feud


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feud 1

 (fyo͞od)
n.
A bitter, often prolonged quarrel or state of enmity, especially such a state of hostilities between two families or clans.
intr.v. feud·ed, feud·ing, feuds
To carry on or perpetuate a bitter quarrel or state of enmity.

[Alteration (probably influenced by feud) of Middle English fede, from Old French faide, of Germanic origin.]

feud 2

 (fyo͞od)
n.
See fee.

[Medieval Latin feudum, of Germanic origin; see peku- in Indo-European roots.]

feud

(fjuːd)
n
1. long and bitter hostility between two families, clans, or individuals; vendetta
2. a quarrel or dispute
vb
(intr) to take part in or carry on a feud
[C13 fede, from Old French feide, from Old High German fēhida; related to Old English fæhth hostility; see foe]

feud

(fjuːd) or

feod

n
(Law) feudal law land held in return for service
[C17: from Medieval Latin feodum, of Germanic origin; see fee]

feud1

(fyud)

n.
1. Also called blood feud. a bitter continuous hostility, esp. between families, clans, etc., lasting for many years or generations.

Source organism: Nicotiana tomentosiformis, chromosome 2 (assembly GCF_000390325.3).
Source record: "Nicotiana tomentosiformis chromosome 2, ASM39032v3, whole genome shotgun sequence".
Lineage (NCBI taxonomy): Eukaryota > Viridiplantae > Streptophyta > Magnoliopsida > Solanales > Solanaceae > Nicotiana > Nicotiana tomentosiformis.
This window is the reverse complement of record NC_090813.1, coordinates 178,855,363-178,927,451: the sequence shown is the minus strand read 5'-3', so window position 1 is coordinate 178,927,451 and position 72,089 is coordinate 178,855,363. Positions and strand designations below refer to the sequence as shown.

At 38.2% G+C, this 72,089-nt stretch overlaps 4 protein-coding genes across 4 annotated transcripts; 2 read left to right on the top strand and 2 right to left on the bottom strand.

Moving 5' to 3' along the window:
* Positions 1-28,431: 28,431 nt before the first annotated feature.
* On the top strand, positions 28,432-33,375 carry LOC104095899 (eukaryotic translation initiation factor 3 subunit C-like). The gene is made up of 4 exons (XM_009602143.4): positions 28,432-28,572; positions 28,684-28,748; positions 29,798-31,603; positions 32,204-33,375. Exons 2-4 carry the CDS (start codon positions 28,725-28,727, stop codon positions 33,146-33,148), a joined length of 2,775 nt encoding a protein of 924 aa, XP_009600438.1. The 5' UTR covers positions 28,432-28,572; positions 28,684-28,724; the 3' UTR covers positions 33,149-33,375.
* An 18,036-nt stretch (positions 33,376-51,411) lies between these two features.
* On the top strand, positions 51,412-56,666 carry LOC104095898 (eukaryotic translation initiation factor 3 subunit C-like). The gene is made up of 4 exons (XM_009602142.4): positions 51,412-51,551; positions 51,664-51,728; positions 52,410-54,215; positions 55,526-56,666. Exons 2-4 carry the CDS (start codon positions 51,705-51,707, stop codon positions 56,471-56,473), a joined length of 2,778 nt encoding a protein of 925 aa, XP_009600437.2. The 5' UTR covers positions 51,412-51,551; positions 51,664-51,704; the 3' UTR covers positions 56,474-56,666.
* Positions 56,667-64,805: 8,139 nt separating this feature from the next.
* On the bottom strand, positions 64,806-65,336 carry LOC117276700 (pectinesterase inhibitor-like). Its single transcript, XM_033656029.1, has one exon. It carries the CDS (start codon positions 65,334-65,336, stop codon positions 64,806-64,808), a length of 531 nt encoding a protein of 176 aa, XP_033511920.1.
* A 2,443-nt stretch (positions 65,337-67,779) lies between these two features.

2. a bitter quarrel or contention; argument.
v.i.
3. to engage in a feud.
[1300–50; alter. of fead, Middle English fede < Middle French fe(i)de < Germanic; compare Old High German fēhida. See foe, -th1]

feud2

(fyud)

n.
[1605–15; < Medieval Latin feudum, variant of feodum. See fief]

feud

fief.
See also: Property and Ownership

feud


Past participle: feuded
Gerund: feuding

Imperative
feud
feud
Present
I feud
you feud
he/she/it feuds
we feud
you feud
they feud
Preterite
I feuded
you feuded
he/she/it feuded
we feuded
you feuded
they feuded
Present Continuous
I am feuding
you are feuding
he/she/it is feuding
we are feuding
you are feuding
they are feuding
Present Perfect
I have feuded
you have feuded
he/she/it has feuded
we have feuded
you have feuded
they have feuded
Past Continuous
I was feuding
you were feuding
he/she/it was feuding
we were feuding
you were feuding
they were feuding
Past Perfect
I had feuded
you had feuded
he/she/it had feuded
we had feuded
you had feuded
they had feuded
Future
I will feud
you will feud
he/she/it will feud
we will feud
you will feud
they will feud
Future Perfect
I will have feuded
you will have feuded
he/she/it will have feuded
we will have feuded
you will have feuded
they will have feuded
Future Continuous
I will be feuding
you will be feuding
he/she/it will be feuding
we will be feuding
you will be feuding